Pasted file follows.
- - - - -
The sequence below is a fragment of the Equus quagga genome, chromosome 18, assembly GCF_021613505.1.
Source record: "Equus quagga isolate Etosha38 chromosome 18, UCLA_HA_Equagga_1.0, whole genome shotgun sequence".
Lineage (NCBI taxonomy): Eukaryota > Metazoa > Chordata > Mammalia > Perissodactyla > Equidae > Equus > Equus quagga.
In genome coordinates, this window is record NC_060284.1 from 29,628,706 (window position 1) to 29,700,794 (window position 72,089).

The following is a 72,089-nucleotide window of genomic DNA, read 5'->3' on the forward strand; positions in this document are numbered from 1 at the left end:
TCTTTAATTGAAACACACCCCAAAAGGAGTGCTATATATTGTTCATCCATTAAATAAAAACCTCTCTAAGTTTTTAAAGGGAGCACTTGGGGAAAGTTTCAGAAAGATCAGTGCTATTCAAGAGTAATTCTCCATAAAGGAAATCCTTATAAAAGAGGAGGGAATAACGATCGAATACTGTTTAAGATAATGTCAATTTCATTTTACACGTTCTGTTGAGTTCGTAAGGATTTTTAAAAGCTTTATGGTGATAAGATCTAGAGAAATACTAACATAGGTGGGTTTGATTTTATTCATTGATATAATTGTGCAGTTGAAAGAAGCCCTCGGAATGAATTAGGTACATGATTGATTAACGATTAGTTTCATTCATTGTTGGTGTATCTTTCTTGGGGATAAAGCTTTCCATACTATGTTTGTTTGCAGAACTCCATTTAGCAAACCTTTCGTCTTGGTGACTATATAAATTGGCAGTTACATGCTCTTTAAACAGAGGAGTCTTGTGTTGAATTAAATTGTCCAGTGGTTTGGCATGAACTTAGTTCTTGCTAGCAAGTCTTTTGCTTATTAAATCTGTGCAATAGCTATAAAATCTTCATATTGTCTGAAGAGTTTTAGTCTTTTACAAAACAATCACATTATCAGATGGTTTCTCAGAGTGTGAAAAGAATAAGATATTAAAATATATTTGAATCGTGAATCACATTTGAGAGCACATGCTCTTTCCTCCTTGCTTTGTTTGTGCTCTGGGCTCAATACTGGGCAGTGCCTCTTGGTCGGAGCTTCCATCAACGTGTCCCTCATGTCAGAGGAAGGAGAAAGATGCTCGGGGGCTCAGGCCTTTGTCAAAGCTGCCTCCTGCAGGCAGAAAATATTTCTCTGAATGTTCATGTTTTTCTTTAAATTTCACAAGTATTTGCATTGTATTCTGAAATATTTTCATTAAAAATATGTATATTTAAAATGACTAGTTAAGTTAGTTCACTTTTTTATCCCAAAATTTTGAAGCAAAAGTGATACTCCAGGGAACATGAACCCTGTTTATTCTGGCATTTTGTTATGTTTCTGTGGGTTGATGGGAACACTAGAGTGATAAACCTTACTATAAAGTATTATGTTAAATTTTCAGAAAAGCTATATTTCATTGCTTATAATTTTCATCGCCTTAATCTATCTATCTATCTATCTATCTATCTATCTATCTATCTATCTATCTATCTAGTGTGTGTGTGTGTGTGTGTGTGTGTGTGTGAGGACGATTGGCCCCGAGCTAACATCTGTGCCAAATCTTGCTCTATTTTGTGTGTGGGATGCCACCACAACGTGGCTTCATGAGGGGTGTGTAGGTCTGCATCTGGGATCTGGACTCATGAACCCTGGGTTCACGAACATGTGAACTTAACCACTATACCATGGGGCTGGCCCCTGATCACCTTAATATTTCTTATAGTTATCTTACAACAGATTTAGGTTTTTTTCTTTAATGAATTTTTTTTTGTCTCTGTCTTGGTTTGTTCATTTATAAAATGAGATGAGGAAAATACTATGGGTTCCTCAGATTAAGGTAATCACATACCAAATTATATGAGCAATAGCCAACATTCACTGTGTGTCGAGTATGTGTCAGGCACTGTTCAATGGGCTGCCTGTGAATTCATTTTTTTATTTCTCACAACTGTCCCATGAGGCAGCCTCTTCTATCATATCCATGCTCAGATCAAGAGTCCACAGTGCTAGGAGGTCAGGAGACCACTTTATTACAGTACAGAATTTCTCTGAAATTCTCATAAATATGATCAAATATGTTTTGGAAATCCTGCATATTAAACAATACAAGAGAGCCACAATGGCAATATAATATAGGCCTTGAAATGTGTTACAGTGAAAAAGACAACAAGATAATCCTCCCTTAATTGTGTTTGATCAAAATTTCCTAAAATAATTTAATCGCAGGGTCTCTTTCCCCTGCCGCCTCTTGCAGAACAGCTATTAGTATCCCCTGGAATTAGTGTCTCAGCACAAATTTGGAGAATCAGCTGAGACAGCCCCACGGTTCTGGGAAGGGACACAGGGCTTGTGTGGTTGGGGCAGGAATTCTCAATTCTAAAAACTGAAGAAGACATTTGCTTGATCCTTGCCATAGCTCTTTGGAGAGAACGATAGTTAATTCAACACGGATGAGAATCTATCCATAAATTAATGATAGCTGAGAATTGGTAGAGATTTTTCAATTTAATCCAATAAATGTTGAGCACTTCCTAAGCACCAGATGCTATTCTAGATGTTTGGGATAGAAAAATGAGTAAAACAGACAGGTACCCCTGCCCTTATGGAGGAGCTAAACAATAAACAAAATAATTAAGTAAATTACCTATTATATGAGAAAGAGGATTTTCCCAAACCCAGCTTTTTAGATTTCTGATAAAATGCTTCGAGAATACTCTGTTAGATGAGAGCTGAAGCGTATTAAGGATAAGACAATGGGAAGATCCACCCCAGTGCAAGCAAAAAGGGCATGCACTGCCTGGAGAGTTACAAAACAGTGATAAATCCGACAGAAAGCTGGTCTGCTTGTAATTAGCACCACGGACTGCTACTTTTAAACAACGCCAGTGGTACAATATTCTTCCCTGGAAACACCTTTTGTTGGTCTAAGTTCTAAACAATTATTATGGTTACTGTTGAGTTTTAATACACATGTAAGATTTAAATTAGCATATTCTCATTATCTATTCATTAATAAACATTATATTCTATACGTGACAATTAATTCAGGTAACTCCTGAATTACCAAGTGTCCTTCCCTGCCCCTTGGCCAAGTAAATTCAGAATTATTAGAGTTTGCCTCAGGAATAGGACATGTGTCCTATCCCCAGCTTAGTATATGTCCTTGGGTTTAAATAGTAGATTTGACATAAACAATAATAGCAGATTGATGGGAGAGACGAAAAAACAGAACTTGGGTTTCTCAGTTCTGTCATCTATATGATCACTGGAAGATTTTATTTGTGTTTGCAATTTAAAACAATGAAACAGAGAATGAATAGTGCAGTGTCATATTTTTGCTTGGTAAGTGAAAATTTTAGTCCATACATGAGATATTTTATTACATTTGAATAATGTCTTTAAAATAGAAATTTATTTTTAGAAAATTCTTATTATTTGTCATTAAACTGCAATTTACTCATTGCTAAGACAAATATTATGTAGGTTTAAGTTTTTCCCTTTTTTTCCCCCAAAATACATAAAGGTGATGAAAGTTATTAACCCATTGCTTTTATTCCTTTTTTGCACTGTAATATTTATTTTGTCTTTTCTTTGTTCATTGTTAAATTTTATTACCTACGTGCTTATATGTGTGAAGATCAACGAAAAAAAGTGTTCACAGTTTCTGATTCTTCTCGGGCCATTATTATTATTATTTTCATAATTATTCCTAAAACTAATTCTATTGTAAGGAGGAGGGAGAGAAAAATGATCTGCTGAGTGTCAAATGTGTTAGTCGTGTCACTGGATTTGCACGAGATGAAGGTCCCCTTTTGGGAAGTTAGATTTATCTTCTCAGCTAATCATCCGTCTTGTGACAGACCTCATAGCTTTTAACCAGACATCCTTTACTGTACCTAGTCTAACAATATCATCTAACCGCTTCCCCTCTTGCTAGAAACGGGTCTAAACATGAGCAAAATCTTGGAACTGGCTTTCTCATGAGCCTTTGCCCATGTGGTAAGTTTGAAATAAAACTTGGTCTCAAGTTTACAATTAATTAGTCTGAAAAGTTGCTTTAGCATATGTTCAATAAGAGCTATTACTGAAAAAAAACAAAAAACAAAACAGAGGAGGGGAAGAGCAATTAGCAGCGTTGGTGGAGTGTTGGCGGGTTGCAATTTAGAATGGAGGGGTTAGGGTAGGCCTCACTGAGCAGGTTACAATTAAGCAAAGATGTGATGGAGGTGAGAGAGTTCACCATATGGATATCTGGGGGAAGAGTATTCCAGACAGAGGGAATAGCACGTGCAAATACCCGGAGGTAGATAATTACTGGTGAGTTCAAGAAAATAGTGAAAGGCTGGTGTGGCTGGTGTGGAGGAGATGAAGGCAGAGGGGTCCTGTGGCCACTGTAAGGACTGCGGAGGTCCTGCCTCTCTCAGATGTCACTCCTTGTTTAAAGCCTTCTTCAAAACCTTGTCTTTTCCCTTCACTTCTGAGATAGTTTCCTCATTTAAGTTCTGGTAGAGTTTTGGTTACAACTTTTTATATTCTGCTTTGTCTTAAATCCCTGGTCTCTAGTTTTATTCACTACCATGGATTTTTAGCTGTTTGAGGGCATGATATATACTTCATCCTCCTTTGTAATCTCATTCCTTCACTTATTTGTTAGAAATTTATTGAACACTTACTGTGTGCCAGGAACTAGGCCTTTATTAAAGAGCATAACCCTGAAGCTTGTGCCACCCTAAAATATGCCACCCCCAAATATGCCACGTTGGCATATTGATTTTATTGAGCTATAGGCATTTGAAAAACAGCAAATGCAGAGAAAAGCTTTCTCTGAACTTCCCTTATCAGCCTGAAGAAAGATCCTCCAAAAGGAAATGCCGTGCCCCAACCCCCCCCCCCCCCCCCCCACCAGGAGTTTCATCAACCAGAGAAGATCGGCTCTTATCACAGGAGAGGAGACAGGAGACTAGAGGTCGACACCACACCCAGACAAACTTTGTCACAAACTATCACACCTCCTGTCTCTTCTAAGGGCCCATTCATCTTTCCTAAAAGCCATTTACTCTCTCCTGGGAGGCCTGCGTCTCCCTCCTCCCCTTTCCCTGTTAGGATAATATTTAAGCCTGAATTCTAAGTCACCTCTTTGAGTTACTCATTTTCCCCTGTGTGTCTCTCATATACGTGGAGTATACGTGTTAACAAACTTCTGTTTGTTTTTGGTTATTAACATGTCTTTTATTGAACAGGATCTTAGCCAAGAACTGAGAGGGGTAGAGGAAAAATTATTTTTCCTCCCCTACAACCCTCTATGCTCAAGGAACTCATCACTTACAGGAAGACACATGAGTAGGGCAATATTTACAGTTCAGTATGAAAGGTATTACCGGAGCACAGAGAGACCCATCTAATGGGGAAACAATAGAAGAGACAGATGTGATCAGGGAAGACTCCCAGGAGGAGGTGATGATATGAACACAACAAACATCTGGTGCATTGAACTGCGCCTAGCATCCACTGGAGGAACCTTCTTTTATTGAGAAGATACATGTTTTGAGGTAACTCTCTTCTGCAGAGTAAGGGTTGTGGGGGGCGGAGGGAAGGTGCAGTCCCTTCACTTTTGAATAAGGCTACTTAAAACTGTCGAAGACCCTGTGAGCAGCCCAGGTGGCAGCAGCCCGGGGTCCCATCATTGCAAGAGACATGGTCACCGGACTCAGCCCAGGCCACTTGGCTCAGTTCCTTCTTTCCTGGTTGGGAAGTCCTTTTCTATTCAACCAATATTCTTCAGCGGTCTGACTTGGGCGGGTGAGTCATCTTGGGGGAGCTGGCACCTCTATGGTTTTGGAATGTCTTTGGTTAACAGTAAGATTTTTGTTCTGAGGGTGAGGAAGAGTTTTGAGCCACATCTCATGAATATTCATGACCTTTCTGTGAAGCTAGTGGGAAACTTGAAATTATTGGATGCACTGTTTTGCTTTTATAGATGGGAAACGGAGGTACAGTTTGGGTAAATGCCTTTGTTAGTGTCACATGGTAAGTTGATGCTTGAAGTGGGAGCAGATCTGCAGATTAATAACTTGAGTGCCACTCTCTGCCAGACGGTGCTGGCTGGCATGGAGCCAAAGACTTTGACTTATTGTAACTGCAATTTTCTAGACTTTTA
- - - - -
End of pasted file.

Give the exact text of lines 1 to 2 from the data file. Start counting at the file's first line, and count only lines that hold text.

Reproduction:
The sequence below is a fragment of the Equus quagga genome, chromosome 18, assembly GCF_021613505.1.
Source record: "Equus quagga isolate Etosha38 chromosome 18, UCLA_HA_Equagga_1.0, whole genome shotgun sequence".